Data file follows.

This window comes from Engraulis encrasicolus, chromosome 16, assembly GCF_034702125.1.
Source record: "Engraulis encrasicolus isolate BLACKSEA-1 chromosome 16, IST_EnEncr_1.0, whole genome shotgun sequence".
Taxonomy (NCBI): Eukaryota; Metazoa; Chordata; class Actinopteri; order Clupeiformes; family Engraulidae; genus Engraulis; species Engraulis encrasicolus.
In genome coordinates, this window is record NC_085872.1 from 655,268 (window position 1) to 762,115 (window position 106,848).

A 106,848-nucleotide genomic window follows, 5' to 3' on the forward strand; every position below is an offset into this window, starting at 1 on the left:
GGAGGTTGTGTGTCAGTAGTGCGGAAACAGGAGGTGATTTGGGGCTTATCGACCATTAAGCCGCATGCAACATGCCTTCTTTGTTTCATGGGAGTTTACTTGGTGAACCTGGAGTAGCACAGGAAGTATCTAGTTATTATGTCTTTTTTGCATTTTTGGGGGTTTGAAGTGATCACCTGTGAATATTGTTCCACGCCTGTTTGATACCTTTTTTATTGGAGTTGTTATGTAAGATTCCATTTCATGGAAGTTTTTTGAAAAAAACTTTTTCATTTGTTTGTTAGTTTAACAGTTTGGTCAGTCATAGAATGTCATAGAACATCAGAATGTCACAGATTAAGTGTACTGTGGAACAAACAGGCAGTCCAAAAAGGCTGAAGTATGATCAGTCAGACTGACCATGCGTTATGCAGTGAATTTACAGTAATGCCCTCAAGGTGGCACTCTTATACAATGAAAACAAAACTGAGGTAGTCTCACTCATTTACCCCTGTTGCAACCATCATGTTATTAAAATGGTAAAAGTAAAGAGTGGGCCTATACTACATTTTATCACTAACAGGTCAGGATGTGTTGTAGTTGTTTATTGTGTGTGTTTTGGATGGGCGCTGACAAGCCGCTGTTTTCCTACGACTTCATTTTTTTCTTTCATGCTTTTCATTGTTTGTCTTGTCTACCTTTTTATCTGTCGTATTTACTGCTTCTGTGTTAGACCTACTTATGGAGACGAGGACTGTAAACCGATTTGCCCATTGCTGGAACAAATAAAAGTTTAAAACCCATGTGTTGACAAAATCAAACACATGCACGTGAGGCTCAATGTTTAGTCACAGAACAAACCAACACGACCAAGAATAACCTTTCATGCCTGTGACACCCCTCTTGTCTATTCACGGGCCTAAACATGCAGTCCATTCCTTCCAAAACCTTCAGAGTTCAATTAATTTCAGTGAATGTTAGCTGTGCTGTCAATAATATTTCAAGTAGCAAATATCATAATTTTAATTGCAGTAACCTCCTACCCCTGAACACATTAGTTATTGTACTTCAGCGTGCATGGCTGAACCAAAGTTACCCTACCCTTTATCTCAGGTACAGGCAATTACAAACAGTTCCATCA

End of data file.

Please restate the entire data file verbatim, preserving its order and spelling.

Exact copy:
This window comes from Engraulis encrasicolus, chromosome 16, assembly GCF_034702125.1.
Source record: "Engraulis encrasicolus isolate BLACKSEA-1 chromosome 16, IST_EnEncr_1.0, whole genome shotgun sequence".
Taxonomy (NCBI): Eukaryota; Metazoa; Chordata; class Actinopteri; order Clupeiformes; family Engraulidae; genus Engraulis; species Engraulis encrasicolus.
In genome coordinates, this window is record NC_085872.1 from 655,268 (window position 1) to 762,115 (window position 106,848).

A 106,848-nucleotide genomic window follows, 5' to 3' on the forward strand; every position below is an offset into this window, starting at 1 on the left:
GGAGGTTGTGTGTCAGTAGTGCGGAAACAGGAGGTGATTTGGGGCTTATCGACCATTAAGCCGCATGCAACATGCCTTCTTTGTTTCATGGGAGTTTACTTGGTGAACCTGGAGTAGCACAGGAAGTATCTAGTTATTATGTCTTTTTTGCATTTTTGGGGGTTTGAAGTGATCACCTGTGAATATTGTTCCACGCCTGTTTGATACCTTTTTTATTGGAGTTGTTATGTAAGATTCCATTTCATGGAAGTTTTTTGAAAAAAACTTTTTCATTTGTTTGTTAGTTTAACAGTTTGGTCAGTCATAGAATGTCATAGAACATCAGAATGTCACAGATTAAGTGTACTGTGGAACAAACAGGCAGTCCAAAAAGGCTGAAGTATGATCAGTCAGACTGACCATGCGTTATGCAGTGAATTTACAGTAATGCCCTCAAGGTGGCACTCTTATACAATGAAAACAAAACTGAGGTAGTCTCACTCATTTACCCCTGTTGCAACCATCATGTTATTAAAATGGTAAAAGTAAAGAGTGGGCCTATACTACATTTTATCACTAACAGGTCAGGATGTGTTGTAGTTGTTTATTGTGTGTGTTTTGGATGGGCGCTGACAAGCCGCTGTTTTCCTACGACTTCATTTTTTTCTTTCATGCTTTTCATTGTTTGTCTTGTCTACCTTTTTATCTGTCGTATTTACTGCTTCTGTGTTAGACCTACTTATGGAGACGAGGACTGTAAACCGATTTGCCCATTGCTGGAACAAATAAAAGTTTAAAACCCATGTGTTGACAAAATCAAACACATGCACGTGAGGCTCAATGTTTAGTCACAGAACAAACCAACACGACCAAGAATAACCTTTCATGCCTGTGACACCCCTCTTGTCTATTCACGGGCCTAAACATGCAGTCCATTCCTTCCAAAACCTTCAGAGTTCAATTAATTTCAGTGAATGTTAGCTGTGCTGTCAATAATATTTCAAGTAGCAAATATCATAATTTTAATTGCAGTAACCTCCTACCCCTGAACACATTAGTTATTGTACTTCAGCGTGCATGGCTGAACCAAAGTTACCCTACCCTTTATCTCAGGTACAGGCAATTACAAACAGTTCCATCA